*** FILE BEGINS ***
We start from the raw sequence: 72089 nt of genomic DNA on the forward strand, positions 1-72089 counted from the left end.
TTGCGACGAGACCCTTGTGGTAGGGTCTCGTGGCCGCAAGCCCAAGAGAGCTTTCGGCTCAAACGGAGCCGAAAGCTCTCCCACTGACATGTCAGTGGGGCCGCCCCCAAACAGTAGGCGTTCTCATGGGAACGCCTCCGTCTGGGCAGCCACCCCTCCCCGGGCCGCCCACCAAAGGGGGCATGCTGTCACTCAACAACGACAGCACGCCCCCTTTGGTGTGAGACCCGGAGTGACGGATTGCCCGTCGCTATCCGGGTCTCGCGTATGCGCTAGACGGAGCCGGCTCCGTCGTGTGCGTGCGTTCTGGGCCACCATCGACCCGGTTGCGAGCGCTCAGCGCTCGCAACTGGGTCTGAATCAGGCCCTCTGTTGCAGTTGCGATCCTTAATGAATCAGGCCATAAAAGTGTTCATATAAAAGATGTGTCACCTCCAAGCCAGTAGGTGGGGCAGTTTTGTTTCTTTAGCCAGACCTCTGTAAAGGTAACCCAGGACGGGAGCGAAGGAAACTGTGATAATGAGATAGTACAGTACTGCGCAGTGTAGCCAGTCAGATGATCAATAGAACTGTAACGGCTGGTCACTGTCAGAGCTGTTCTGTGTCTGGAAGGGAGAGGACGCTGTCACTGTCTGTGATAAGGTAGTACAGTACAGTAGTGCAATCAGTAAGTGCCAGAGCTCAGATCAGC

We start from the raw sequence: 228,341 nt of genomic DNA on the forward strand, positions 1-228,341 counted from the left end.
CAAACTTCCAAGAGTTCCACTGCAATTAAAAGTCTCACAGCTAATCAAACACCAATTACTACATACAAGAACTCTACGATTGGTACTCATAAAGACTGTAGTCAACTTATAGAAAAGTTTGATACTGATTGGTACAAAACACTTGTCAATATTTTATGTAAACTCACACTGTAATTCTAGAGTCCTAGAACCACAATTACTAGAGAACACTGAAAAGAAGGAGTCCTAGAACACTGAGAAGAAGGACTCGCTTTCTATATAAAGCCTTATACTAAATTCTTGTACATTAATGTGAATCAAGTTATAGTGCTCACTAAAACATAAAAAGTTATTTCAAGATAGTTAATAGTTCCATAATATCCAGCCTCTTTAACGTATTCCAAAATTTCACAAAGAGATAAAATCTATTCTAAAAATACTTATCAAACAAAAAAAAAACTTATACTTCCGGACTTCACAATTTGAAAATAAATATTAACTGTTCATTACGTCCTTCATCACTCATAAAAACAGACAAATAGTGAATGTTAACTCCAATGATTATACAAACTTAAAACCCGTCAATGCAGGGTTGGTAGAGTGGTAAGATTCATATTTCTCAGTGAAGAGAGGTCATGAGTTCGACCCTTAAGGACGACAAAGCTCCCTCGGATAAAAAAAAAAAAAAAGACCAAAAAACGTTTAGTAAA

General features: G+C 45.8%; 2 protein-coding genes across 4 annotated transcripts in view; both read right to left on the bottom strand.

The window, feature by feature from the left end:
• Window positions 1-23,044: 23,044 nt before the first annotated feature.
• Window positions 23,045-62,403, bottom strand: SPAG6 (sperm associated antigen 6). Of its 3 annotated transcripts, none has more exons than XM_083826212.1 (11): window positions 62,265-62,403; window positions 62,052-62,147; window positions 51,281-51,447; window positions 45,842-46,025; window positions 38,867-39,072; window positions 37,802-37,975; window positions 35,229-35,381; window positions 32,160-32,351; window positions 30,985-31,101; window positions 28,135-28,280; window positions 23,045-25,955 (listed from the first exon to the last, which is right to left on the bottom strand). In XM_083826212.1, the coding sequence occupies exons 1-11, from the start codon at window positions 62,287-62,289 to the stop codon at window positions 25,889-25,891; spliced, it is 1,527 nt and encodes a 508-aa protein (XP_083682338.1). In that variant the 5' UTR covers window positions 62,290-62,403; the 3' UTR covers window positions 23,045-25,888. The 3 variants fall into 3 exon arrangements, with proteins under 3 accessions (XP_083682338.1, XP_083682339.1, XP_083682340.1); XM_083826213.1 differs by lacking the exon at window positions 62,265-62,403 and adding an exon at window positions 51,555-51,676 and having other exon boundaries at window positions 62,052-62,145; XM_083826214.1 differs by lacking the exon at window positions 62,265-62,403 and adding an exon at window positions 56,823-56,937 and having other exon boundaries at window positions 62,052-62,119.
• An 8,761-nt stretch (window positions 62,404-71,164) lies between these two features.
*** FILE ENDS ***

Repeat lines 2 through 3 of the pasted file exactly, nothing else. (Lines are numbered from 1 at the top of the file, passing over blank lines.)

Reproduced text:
TTGCGACGAGACCCTTGTGGTAGGGTCTCGTGGCCGCAAGCCCAAGAGAGCTTTCGGCTCAAACGGAGCCGAAAGCTCTCCCACTGACATGTCAGTGGGGCCGCCCCCAAACAGTAGGCGTTCTCATGGGAACGCCTCCGTCTGGGCAGCCACCCCTCCCCGGGCCGCCCACCAAAGGGGGCATGCTGTCACTCAACAACGACAGCACGCCCCCTTTGGTGTGAGACCCGGAGTGACGGATTGCCCGTCGCTATCCGGGTCTCGCGTATGCGCTAGACGGAGCCGGCTCCGTCGTGTGCGTGCGTTCTGGGCCACCATCGACCCGGTTGCGAGCGCTCAGCGCTCGCAACTGGGTCTGAATCAGGCCCTCTGTTGCAGTTGCGATCCTTAATGAATCAGGCCATAAAAGTGTTCATATAAAAGATGTGTCACCTCCAAGCCAGTAGGTGGGGCAGTTTTGTTTCTTTAGCCAGACCTCTGTAAAGGTAACCCAGGACGGGAGCGAAGGAAACTGTGATAATGAGATAGTACAGTACTGCGCAGTGTAGCCAGTCAGATGATCAATAGAACTGTAACGGCTGGTCACTGTCAGAGCTGTTCTGTGTCTGGAAGGGAGAGGACGCTGTCACTGTCTGTGATAAGGTAGTACAGTACAGTAGTGCAATCAGTAAGTGCCAGAGCTCAGATCAGC

We start from the raw sequence: 228,341 nt of genomic DNA on the forward strand, positions 1-228,341 counted from the left end.